Reading some of your comments I am reminded of Greg Sheldon, professor at UMKC and Architect at BNIM. To paraphrase, “Architects know a little about a lot. Their knowledge is more often shallow and wide, than deep and narrow(focused)”.

    As you hit on some of the bigger issues that impact designers (suburban sprawl, sustainability, social responsibility, etc.) I am really intrigued! But at the same time, I’m dissapointed not to see you quoting (or atleast tipping your hat towards) some of the great minds that have been pondering these very issues and framing our shared academic experience.

    Michael Kimmelman, the former art critic that replaced Nicolai Ouroussoff as architectural critic for the New York Times, describes his interests as having been “…in how we live, in how buildings actually work, in city planning, public policy, neighborhoods, communities and characters, in architecture as a complex and contradictory discipline, a true generalist’s profession and synthetic art.”

    When Kimmelman was hired, some in the academic world announced that “architectural criticism has died”, but after reading what you (and some of our classmates) have had to say in blogs, theses, or published work in recent months I wonder if architectural criticism is not just undergoing a transition? What do you think?

    Do you consider yourself a kind of architectural critic? Is it something that is becoming less and less valued by our generation of designers/architects? how does elevated discussion about the issues of design/architecture impact the way that buildings/neighborhoods/communities actually work?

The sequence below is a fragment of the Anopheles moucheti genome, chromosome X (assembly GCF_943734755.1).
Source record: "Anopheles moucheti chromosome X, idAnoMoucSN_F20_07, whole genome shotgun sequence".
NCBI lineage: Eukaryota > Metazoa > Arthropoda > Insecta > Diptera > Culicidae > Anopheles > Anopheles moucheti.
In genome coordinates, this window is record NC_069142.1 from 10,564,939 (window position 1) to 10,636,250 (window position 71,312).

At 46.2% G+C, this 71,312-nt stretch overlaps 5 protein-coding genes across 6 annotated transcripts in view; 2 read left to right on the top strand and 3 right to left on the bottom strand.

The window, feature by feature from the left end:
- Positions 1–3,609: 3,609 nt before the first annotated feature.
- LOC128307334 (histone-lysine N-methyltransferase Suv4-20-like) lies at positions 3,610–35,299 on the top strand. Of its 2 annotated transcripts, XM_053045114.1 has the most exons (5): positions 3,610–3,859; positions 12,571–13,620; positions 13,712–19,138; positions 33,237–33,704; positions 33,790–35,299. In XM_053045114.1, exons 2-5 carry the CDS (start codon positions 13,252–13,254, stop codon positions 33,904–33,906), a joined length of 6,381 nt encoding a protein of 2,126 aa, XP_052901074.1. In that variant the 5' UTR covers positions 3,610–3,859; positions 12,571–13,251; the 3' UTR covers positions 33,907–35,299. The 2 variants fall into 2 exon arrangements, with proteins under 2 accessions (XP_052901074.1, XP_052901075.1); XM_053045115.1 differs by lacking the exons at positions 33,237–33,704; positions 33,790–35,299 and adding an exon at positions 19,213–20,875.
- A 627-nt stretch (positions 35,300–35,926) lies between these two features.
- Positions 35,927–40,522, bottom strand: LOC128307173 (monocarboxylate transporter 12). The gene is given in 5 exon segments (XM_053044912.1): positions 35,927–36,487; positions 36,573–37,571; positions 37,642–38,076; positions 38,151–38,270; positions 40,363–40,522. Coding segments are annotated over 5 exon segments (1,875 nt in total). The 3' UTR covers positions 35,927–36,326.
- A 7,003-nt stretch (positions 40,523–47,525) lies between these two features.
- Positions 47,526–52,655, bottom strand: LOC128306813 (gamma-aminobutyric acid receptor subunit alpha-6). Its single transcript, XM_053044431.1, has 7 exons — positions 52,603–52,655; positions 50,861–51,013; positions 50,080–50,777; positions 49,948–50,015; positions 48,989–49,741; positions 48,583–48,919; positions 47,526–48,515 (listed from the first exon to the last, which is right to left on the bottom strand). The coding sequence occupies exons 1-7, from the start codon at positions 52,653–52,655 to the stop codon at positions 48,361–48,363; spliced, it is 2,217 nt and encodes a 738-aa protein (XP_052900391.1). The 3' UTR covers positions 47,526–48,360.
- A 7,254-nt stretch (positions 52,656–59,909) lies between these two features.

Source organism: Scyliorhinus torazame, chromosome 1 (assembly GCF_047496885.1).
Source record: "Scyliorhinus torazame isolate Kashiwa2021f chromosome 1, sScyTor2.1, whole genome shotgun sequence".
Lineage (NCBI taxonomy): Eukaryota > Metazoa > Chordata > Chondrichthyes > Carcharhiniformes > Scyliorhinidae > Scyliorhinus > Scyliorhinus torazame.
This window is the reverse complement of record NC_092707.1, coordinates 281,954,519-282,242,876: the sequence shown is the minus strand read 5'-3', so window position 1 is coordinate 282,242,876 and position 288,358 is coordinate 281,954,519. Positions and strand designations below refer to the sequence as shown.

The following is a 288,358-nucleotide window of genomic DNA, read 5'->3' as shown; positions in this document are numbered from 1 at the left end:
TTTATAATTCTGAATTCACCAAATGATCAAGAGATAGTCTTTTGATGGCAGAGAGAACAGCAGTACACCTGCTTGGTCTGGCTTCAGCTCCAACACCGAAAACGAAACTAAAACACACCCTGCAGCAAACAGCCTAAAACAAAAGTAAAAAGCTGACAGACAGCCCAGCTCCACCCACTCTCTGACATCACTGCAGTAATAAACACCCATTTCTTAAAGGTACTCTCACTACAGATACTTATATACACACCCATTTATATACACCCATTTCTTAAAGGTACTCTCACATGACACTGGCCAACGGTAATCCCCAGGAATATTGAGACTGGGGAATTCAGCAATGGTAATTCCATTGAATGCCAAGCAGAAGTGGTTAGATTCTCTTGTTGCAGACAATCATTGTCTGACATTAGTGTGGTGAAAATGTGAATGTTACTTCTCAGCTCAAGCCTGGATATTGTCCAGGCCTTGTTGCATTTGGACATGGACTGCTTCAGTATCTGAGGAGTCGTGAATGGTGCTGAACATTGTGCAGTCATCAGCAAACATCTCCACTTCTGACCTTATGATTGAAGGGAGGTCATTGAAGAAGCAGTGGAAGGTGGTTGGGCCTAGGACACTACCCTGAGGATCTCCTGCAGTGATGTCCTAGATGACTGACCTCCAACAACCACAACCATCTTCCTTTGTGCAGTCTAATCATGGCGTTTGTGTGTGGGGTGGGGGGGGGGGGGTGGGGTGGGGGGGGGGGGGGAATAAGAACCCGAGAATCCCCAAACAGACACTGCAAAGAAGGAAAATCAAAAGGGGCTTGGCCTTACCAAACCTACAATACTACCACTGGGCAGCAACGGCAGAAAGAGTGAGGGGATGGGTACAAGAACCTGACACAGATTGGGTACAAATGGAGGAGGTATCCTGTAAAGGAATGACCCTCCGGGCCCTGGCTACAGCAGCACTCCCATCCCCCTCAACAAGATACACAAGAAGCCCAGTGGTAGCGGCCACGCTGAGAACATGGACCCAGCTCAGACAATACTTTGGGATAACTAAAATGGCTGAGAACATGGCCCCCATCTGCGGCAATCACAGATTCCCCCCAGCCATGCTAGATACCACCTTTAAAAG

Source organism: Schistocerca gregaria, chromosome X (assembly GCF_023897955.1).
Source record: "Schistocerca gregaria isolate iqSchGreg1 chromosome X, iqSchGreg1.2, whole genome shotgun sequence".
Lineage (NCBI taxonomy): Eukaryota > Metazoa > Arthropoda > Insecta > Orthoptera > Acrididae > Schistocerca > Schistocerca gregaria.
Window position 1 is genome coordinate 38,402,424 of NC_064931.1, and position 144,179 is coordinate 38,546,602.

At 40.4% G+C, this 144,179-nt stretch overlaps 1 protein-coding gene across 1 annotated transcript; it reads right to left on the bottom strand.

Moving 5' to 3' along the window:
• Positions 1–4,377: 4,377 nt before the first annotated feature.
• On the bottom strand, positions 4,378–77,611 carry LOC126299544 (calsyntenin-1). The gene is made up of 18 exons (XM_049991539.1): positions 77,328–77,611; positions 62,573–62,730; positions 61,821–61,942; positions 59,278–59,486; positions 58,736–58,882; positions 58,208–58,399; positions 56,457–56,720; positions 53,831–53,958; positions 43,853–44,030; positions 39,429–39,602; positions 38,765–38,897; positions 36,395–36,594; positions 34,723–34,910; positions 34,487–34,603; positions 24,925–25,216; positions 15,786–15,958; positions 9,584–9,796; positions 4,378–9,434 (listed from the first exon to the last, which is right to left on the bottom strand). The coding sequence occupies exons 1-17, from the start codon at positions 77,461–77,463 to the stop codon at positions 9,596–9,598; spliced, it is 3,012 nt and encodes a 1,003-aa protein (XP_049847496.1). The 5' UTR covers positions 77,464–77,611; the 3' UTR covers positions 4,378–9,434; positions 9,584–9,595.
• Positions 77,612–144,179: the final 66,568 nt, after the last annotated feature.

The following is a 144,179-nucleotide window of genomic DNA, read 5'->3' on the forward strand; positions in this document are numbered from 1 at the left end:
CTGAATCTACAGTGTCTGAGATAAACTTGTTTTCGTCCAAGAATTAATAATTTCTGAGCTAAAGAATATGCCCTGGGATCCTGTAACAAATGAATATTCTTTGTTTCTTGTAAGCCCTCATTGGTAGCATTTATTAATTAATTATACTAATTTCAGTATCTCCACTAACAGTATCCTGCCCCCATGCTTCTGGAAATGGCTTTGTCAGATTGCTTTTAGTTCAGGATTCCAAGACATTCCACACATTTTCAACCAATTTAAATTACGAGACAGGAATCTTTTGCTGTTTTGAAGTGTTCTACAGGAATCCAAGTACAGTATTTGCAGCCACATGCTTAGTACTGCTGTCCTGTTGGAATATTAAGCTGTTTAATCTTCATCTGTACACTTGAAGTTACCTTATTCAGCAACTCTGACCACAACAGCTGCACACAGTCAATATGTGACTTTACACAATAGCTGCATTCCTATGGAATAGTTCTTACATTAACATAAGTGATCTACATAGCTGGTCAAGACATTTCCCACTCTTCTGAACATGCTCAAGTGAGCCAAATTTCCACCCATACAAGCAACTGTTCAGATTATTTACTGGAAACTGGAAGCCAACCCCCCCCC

Hope all is well & keep up the good work!

    • Thank you very much for your praise, Branden. I have been quite busy and hadn’t put much on here lately and the front porch has been on my mind a lot and what it represents and embodies. I have been cutting my teeth on these bigger front porch additions and then I look at what so many suburban homes have and it is disappointing.

      In regards to your comment on architectural criticism, I don’t believe it has passed. I believe I would agree with you as it is in a state of transition much the same that our profession is. I personally don’t tend to quote others, just because it isn’t as fresh in my mind, although I have been heavily influenced by them through schooling, but this is simply an outlet for me on my thoughts. The posts and writings will continue to develop as time moves on but for now they are thoughts finally put to paper.

      I do hope you are doing well, and I am sure to keep these posts coming. I have a few more planned right now and they tend to focus on sustainability and where things are moving in that area.

    • That is a great article and one of the topics I intend to touch upon within the next few months. I particularly enjoyed the quote that predates this current conversation on the topic. Once again showing that our current problem in urban design was pointed out previously and is still being pointed out while our cities are being destroyed at the requirement of parking. Issues of zoning and code compliance and everything that factors into having these island buildings which aren’t surrounded by water but these vast parking lots. Parking lots which are designed for holiday volume shoppers, and have created issues with run off and drainage from so much impervious paving. Imagine if even one of these malls would opt for permeable paving system, how much more attractive the place would be? I think this subject might have to move to my next topic of conversation at the rate I am going I could be half way there. haha. I will have to let you know the next time I am down in Springfield so we can grab a beer, I am sure there are many more conversations to have.